The other type of transitional forms are intermediary species. These are species that would have descended from transitional forms, retaining features common to both forms yet having other adaptive traits that neither form had before. The monotremes of Australia are great examples of this. Platypus still lay eggs, yet have mammary glands to feed their young. Yet the platypus is a highly specialised aquatic creature with adaptive traits common to neither reptiles or mammals. Study of the platypus can provide much information on the evolution of mammals. Likewise reptiles can provide a link between mammals and amphibians, amphibians between reptiles and fish. There are descendants of species now that provide much information on the way certain species evolved. It's a creationist lie that no transitional forms have been found, and it's an even bigger lie to assume that even in the absence of transitional fossils that creationism provides a coherent alternative.

Punctuated equilibrium
There is a story of life that studying the fossil record tells. Life came on gradually, it's about a 3.8 billion year process. At the beginning life was simple, single-celled organisms and simple forms. Then there is the Cambrian explosion around 550 million, where multicellular life and diversity start to appear. First there are invertebrates, then jawless vertebrates, then jawed vertebrates. The gradual emergent complexity of life is shown through the different strata. That change in life over time is indicative of the process that bore us. There are gaps though, so many gaps, fossilisation is a rare occurrence and only happens under the right conditions. Darwin concluded that the fossil record was incomplete and that over time gradual changes would be found. It seems on that account, Darwin was off the mark.

Of course evolution doesn't live or die on the accuracy of The Origin Of Species. Like all scientific concepts it changes over time as more evidence comes to light, and evolution has undergone many changes to the initial concepts that Darwin came up with. One of those is the idea of the stability of species. As Gould notes, the fossils of populations are stable entities for millions of years, the variation does not point to gradualism in the pure sense. His view is in essence a different from of gradualism, though one that fits the fossil record.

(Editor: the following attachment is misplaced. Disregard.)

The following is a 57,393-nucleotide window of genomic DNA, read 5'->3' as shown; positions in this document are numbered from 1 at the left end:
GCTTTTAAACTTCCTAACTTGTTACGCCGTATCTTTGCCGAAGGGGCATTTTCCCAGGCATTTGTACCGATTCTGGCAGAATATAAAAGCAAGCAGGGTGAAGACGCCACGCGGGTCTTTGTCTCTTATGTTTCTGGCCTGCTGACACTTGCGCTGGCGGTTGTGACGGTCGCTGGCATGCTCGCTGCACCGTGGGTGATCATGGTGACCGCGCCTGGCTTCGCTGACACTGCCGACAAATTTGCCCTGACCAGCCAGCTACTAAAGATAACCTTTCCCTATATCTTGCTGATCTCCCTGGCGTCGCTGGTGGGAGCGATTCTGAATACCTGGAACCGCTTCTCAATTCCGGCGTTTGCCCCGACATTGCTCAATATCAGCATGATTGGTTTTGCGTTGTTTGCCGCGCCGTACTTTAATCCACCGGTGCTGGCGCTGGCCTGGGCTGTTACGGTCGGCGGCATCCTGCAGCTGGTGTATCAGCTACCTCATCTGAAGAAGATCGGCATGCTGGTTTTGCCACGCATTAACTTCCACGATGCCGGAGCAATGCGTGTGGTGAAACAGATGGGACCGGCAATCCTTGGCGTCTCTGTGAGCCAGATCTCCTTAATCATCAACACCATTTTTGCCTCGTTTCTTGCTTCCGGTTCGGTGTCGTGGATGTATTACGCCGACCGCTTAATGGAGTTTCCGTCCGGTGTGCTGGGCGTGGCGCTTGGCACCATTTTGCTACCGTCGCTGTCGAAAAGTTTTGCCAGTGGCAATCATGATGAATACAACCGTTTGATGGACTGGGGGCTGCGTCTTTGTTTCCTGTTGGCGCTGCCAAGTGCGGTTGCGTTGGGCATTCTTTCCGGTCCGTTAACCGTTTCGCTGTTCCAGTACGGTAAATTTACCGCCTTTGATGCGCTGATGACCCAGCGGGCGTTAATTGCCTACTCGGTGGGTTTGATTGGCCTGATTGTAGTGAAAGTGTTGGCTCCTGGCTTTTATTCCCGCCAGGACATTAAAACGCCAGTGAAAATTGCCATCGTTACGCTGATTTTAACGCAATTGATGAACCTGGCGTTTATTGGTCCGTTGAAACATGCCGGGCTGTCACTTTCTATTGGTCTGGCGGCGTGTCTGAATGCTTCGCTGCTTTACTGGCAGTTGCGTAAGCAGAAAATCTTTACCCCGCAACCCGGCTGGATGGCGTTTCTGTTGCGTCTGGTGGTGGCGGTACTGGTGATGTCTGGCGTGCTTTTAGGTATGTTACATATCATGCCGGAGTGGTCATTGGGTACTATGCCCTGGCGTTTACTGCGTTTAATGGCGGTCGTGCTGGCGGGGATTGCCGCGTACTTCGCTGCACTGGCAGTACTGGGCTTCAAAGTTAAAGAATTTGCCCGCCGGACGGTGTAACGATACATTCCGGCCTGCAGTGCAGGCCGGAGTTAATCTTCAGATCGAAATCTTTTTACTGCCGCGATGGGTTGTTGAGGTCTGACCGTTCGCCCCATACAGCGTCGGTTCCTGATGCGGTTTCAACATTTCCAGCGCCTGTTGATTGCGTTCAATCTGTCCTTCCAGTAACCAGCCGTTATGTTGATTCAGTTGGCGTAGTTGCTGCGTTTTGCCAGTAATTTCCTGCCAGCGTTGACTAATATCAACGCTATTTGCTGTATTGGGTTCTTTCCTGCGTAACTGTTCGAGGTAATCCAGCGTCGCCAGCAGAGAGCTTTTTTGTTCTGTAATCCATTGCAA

Evolution does seem a highly conservative process, the amount of data that is replicated each generation is staggering in accuracy. Natural selection does play a role in this, it may be that it's favoured for populations to stay in stable forms. It may be also that if a population is big enough, the gene-pool will prohibit change as mutations do not spread through the population. Mutations might not be practically useful, as many niches in nature are already filled. For whatever reason this occurs, the stability of populations in the fossil record is there for all to see.

The debate concerning punctuated equilibrium is indicative of the ever changing nature of science. The theory of evolution is not gospel, it changes as new information comes to light. There is still much to learn in biology, we have but scratched the surface of scientific understanding. The story of the fossil record shows that life on earth has changed over time, that it had a very simple beginning and it's only in the last 550 million years that life as we know it today even started to take place. Fossils are a glimpse at the past, they are pieces of a jigsaw puzzle without knowing what the final product is meant to look like. Life has evolved, just what processes cause that evolution are the question. The fossil record shows that life evolved, it just has input into how we figure out it all happened.

Tuesday, 7 October 2008

Cute Animal News Story

Now I normally rip into the media for it's ability to report irrelevance, but this highly irrelevant story I thought was kind of cool.

A Japanese tavern has turned to two monkeys for help with its table service.

The Kayabukiya sake house, in the city of Utsunomiya north of Tokyo, is using a pair of uniformed Japanese macaques called Yat-chan and Fuku-chan to serve its customers. The younger of the two, Fuku-chan, usually begins the first shift and is quick to give customers a hot towel to help them clean their hands before they order their drinks, as is the custom in Japan. Twelve-year-old Yat-chan is the crowd pleaser at the tavern, moving agilely around the restaurant as he responds to customers' requests.

With only two years of experience, the younger monkey's workload is limited to delivering hot towels, but both are well appreciated by customers, who tip them with boiled soya beans. "The monkeys are actually better waiters than some really bad human ones," one customer, 34-year-old Takayoshi Soeno, said. The 63-year-old tavern owner, Kaoru Otsuka, originally kept the animals as household pets. Mr Otsuka says it was only when the older one began aping him that he realised he could use them as waiters. "Yat-chan first learned by just watching me working in the restaurant," he said. "It all started when one day I gave him a hot towel out of curiosity and he brought the towel to the customer."

Once the restaurant's employees were properly certified by local authorities to work with animals, both Fuku-chan and Yat-chan clocked in for work. A regular of the tavern, 58-year-old Shoichi Yano, says the animals are like her children. "Actually, [they're] better," she said. "My son doesn't listen to me but Yat-chan will." Some clients, like retiree Miho Takikkawa, say Yat-chan appears to understand their exact orders. "We called out for more beer just then and it brought us some beer," she said. "It's amazing how it seems to understand human words."